Lead generation is a popular phrase in modern sales and marketing, and justifiably so. A number of traditional techniques such as cold phone calls or creative advertising can be used to focus interest and draw attention to a company’s products and services. Wrap a strong company or brand around that attention and interest and you have leads to pursue. Leads are the lifeblood in providing a continuous supply of new business to a company, as any sales manager can attest to.
Cold calls and advertising can only reach a limited number of people. Many businesses hope (and expect) that their websites and social media accounts will expand their exposure and gather a greater number of leads for their sales pipelines. This can happen, but online leads are different than those gathered by traditional lead generation practices.
In the online world, interest is generally more focused towards your website and its content since the majority of online visitors are unfamiliar with you and your company. Many visitors don’t know you or care about you much – they want to check out your stuff, for a variety of reasons. Online interest in your website, blog or social media posts is not the same as successfully calling a business, asking some questions and getting an appointment. Initial online interest is not enough to take to the bank since most of these leads are not yet ready–to-buy.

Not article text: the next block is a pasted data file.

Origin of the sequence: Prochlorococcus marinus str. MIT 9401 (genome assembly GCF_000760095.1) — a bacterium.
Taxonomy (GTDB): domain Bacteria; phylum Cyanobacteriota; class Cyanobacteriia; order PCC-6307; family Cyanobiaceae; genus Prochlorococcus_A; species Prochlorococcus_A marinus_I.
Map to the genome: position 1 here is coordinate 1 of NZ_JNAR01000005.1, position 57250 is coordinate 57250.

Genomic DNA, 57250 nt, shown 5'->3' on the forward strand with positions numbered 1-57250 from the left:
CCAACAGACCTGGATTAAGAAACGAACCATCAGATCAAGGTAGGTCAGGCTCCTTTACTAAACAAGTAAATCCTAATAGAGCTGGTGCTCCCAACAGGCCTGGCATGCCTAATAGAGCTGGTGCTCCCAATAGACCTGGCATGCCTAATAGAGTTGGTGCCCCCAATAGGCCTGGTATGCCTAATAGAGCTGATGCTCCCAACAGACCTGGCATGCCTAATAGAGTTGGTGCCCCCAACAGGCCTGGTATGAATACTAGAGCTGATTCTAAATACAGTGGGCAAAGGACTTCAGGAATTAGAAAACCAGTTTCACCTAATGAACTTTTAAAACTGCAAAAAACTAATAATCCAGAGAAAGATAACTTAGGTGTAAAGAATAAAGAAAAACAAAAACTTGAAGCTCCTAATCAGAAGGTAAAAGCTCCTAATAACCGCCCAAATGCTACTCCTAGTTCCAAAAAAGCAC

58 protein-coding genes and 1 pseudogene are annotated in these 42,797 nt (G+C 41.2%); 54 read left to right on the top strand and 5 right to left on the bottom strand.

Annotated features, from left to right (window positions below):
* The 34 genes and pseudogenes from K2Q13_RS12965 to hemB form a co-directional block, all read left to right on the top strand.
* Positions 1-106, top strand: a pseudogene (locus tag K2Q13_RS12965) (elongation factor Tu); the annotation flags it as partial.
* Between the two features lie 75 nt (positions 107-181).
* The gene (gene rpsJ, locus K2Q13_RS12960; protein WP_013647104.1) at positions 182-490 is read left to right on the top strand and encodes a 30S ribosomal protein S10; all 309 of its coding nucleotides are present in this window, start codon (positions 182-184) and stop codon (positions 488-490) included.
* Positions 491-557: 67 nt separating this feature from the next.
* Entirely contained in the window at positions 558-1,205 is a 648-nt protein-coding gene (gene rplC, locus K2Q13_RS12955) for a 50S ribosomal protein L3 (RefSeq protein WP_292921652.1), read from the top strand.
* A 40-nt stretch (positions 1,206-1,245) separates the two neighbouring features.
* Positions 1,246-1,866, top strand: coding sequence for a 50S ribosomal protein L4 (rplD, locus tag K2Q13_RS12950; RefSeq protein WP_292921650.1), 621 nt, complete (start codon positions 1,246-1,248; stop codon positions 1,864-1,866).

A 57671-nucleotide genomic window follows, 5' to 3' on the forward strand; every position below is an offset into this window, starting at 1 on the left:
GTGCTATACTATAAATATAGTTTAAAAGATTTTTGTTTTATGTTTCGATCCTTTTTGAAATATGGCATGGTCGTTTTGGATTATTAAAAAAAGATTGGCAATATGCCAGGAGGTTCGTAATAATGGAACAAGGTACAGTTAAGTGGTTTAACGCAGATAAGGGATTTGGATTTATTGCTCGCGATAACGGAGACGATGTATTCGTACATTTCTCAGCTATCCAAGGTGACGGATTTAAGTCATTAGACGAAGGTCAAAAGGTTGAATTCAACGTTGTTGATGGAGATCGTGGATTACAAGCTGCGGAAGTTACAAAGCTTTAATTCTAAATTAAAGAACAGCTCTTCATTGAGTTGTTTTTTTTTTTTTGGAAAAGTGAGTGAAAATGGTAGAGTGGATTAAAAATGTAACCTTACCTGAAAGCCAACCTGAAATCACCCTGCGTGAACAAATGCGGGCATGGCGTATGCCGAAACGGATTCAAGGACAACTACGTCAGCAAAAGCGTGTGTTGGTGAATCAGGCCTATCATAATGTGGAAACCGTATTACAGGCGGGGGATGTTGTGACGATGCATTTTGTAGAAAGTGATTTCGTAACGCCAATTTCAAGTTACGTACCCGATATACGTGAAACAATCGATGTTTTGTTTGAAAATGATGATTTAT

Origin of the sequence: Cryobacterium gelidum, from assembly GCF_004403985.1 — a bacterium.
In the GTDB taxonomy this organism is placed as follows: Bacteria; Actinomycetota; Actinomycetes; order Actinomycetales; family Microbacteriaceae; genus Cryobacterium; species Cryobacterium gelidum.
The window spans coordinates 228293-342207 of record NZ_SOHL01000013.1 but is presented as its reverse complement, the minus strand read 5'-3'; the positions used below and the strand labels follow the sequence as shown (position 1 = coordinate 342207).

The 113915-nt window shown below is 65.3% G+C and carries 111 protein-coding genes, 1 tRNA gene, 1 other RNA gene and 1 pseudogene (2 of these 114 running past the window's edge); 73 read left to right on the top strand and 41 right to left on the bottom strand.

1) Manage and Qualify Leads through Inbound Marketing
If most of the people who first visit your website are not yet ready to buy, how do you identify those that will likely buy later? This challenge is handled effectively by the methods within a structured inbound marketing approach. This approach will manage your website visitors and nurture many to a point where they are actual qualified leads, ready-to-buy. You need a process to manage it all – something with rules, structure and a degree of automation to manage your online traffic efficiently and effectively. Marketing automation is a suite of tools designed specifically for these purposes.
2) Assist the Buyer’s Journey
The online visitor is a different buyer than the traditional buyer of yesterday. The Internet has empowered modern buyers to inquire and buy on their own terms. People are less influenced by disruptive advertising and pressured sales tactics. We all do online research of the products and services we are interested in, checking out websites and online resources until we reach a point of interest and trust to engage with a vendor. This process is described, fittingly, as the buyer’s journey. Our job as an online resource is to guide this journey to a point where the buyer is ready to engage with us.
3) Sell to the Right People, at the Right Time
If we try to aggressively (and personally) sell to every website visitor we will run ourselves ragged for a disproportionate rate of return. Website visits and even online inquiries are a bit like a wild west shoot-out; lots of action from many directions and sources. A structured qualification process is needed to identify those that you actually have a chance to do business with. Your sales process is precious, as is your time, so give your sales people a break and give them qualified leads. Let them sell when qualified buyers are ready-to-buy.